Explore opportunities for medical studies and trials focused on children with AVMs. Discover ongoing research initiatives that aim to advance our understanding of pediatric AVMs and improve treatment options.
We currently have two opportunities!
1. For children who had a stroke when they were born (I-AQUIRE):
Each year, an estimated 3400+ infants in the U.S. experience PAS and have a high likelihood of lifelong impairment in neuromotor and often cognitive functioning, resulting in a high cost burden for families, the healthcare system, and society. If I-ACQUIRE proves efficacious, then the field will have the critically needed Phase III confirmatory evidence and the specific clinical protocol needed to transform rehabilitation and improve clinical outcomes and quality of life for infants with PAS.
This is a multi-site trial comparing 2 dosages of a form of intensive pediatric rehabilitation known as Infant ACQUIRE (I-ACQUIRE) to Usual and Customary treatment (U&CT). I-ACQUIRE will be used to treat 8 – 36-month-old children with PAS in either 3 hours/day (Moderate Dose) or 6 hours/day (High Dose) for 5 days/week for 4 weeks. For each child, treatment goals are set with parents who also participate in daily home practice (about 45 minutes/day) with their child. I-ACQUIRE includes all of the core features of pediatric Constraint-Induced Movement Therapy (CIMT).
2. For children who had a stroke when they were 1 month old or older (TOPSS):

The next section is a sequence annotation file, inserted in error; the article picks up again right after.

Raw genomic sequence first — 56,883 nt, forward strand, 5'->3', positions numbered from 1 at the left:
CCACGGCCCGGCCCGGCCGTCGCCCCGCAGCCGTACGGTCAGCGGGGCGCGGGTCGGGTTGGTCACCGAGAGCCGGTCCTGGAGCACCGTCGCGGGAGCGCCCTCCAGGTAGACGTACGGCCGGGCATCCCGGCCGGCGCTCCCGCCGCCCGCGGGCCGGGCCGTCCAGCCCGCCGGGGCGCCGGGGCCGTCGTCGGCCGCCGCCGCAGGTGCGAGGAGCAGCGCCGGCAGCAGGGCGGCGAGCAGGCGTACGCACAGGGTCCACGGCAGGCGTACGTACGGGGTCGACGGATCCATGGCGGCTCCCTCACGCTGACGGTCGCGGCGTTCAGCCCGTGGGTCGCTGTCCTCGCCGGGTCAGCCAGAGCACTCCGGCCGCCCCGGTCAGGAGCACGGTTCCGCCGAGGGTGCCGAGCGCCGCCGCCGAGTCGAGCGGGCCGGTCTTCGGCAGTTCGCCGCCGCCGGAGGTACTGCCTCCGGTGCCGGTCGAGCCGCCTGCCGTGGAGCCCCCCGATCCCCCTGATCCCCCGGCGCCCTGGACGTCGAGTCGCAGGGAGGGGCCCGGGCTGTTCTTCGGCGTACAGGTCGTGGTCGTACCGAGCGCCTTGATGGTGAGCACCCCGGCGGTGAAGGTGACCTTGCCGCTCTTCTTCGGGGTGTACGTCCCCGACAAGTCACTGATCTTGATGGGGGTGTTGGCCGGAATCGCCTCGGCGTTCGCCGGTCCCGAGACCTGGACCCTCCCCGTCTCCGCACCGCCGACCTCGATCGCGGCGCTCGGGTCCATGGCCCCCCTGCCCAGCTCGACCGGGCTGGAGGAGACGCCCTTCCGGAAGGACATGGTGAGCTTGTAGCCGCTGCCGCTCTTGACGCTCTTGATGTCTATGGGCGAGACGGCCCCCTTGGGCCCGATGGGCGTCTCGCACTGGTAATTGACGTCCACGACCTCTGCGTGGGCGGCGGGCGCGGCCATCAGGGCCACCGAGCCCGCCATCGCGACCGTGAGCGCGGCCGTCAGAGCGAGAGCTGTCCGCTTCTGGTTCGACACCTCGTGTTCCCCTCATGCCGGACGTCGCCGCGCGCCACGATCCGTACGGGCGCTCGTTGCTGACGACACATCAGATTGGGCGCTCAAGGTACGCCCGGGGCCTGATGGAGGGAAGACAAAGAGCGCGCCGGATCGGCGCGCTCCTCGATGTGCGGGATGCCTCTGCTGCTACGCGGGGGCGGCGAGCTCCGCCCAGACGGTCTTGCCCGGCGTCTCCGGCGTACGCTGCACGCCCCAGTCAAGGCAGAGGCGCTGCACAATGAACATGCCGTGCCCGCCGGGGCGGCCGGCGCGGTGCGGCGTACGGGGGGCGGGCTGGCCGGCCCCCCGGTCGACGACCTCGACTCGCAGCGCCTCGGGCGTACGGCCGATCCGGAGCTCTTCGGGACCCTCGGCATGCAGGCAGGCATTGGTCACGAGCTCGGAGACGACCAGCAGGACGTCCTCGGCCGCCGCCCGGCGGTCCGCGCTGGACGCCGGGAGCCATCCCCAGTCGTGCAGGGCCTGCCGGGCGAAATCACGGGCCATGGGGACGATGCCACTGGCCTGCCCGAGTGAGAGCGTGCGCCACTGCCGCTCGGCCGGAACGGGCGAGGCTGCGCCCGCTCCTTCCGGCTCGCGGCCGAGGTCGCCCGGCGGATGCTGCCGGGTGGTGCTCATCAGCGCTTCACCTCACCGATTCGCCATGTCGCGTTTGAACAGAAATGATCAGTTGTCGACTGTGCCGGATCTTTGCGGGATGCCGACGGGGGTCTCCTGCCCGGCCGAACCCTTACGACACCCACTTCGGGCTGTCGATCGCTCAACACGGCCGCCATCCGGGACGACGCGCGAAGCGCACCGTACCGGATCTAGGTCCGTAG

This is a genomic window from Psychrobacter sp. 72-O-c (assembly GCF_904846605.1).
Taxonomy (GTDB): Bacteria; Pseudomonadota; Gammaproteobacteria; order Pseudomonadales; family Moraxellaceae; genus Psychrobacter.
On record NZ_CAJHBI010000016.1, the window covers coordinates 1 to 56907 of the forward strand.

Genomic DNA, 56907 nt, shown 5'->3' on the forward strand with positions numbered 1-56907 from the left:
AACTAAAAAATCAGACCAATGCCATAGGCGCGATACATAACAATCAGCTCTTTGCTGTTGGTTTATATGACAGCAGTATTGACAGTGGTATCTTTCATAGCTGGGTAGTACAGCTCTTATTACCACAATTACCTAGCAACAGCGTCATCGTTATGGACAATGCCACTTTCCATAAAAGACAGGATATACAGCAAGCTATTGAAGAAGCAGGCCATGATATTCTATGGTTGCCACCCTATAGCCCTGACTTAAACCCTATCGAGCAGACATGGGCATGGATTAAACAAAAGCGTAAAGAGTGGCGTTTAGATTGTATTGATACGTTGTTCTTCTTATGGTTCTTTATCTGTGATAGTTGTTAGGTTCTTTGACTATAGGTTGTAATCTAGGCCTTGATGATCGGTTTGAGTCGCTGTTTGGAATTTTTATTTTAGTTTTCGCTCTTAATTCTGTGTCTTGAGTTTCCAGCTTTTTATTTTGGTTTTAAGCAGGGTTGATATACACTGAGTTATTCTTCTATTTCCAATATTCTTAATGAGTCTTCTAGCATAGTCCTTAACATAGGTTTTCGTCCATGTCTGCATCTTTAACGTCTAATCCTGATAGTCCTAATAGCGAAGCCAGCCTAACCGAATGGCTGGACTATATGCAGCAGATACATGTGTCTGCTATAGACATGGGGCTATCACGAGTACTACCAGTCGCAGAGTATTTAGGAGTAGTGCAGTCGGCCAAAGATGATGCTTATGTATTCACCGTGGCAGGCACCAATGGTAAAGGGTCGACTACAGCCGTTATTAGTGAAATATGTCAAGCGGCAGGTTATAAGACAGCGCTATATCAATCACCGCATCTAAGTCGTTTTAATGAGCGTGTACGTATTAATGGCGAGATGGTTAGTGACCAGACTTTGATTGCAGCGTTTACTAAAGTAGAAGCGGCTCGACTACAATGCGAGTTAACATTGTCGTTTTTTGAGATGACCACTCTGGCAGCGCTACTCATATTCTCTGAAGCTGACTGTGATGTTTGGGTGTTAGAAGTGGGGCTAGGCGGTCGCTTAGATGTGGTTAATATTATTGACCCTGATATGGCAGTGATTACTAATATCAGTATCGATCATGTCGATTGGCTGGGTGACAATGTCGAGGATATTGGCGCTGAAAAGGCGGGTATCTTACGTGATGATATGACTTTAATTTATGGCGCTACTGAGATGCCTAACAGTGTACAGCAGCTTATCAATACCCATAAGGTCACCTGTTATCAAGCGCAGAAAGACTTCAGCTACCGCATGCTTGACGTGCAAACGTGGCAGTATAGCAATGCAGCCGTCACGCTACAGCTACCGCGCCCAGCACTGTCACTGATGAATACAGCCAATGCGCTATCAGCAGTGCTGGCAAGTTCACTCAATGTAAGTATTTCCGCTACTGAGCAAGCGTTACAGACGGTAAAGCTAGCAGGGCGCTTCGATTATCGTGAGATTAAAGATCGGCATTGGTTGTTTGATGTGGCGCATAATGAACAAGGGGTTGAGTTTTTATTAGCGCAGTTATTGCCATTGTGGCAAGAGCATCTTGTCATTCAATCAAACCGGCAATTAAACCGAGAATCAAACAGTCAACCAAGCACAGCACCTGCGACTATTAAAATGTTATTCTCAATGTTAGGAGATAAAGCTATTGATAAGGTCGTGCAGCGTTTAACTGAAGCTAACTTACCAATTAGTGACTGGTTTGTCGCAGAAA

Transcranial Direct Current Stimulation, a form of brain stimulation, is being tested in conjunction with conventional occupational therapy for arm weakness.
Note: All families get free therapy with a licensed therapist and a small reimbursement to help cover travel expenses and lost work.
3. For children who have VOGMS (VOGM-GRSC):
Vein of Galen malformations (VOGMs) are serious brain vascular issues in children caused by incorrectly formed arteries and veins during development. These malformations can lead to life-threatening problems such as heart issues and brain damage. The VOGM Genetics Research Consortium (VOGM-GRC) has been established to study the genetic factors contributing to VOGM by collecting data from affected patients and families. Discovering the genetic underpinnings may enhance treatment decisions and pave the way for new therapeutic interventions for VOGM and related conditions.
Fore more information: VOGM-GRC via IPSO Kid Stroke Website
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